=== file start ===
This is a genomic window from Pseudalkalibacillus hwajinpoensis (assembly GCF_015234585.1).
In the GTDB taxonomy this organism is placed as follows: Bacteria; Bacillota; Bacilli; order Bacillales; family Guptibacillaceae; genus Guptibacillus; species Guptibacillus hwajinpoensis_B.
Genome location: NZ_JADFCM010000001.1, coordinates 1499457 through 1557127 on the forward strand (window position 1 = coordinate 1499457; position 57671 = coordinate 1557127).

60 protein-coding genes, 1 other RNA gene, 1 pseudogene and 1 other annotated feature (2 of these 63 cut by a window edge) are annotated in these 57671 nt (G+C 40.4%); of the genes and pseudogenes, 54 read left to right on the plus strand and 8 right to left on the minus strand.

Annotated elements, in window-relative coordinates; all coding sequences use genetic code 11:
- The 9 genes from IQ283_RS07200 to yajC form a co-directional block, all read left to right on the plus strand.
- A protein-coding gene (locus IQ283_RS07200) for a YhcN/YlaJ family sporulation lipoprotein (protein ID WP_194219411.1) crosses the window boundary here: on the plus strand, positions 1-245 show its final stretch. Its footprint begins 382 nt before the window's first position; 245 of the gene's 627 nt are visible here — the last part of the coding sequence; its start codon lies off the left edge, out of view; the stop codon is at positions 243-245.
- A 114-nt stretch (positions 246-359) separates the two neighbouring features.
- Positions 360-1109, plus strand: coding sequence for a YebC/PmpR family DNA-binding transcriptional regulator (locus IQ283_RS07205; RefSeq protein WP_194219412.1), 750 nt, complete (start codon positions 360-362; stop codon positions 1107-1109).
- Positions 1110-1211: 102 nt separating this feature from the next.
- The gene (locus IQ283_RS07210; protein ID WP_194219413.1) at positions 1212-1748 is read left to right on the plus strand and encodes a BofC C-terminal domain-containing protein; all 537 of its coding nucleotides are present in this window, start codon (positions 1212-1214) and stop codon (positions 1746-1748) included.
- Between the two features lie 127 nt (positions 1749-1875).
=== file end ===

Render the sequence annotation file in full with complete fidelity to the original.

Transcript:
This is a genomic window from Pseudalkalibacillus hwajinpoensis (assembly GCF_015234585.1).
In the GTDB taxonomy this organism is placed as follows: Bacteria; Bacillota; Bacilli; order Bacillales; family Guptibacillaceae; genus Guptibacillus; species Guptibacillus hwajinpoensis_B.
Genome location: NZ_JADFCM010000001.1, coordinates 1499457 through 1557127 on the forward strand (window position 1 = coordinate 1499457; position 57671 = coordinate 1557127).

60 protein-coding genes, 1 other RNA gene, 1 pseudogene and 1 other annotated feature (2 of these 63 cut by a window edge) are annotated in these 57671 nt (G+C 40.4%); of the genes and pseudogenes, 54 read left to right on the plus strand and 8 right to left on the minus strand.

Annotated elements, in window-relative coordinates; all coding sequences use genetic code 11:
- The 9 genes from IQ283_RS07200 to yajC form a co-directional block, all read left to right on the plus strand.
- A protein-coding gene (locus IQ283_RS07200) for a YhcN/YlaJ family sporulation lipoprotein (protein ID WP_194219411.1) crosses the window boundary here: on the plus strand, positions 1-245 show its final stretch. Its footprint begins 382 nt before the window's first position; 245 of the gene's 627 nt are visible here — the last part of the coding sequence; its start codon lies off the left edge, out of view; the stop codon is at positions 243-245.
- A 114-nt stretch (positions 246-359) separates the two neighbouring features.
- Positions 360-1109, plus strand: coding sequence for a YebC/PmpR family DNA-binding transcriptional regulator (locus IQ283_RS07205; RefSeq protein WP_194219412.1), 750 nt, complete (start codon positions 360-362; stop codon positions 1107-1109).
- Positions 1110-1211: 102 nt separating this feature from the next.
- The gene (locus IQ283_RS07210; protein ID WP_194219413.1) at positions 1212-1748 is read left to right on the plus strand and encodes a BofC C-terminal domain-containing protein; all 537 of its coding nucleotides are present in this window, start codon (positions 1212-1214) and stop codon (positions 1746-1748) included.
- Between the two features lie 127 nt (positions 1749-1875).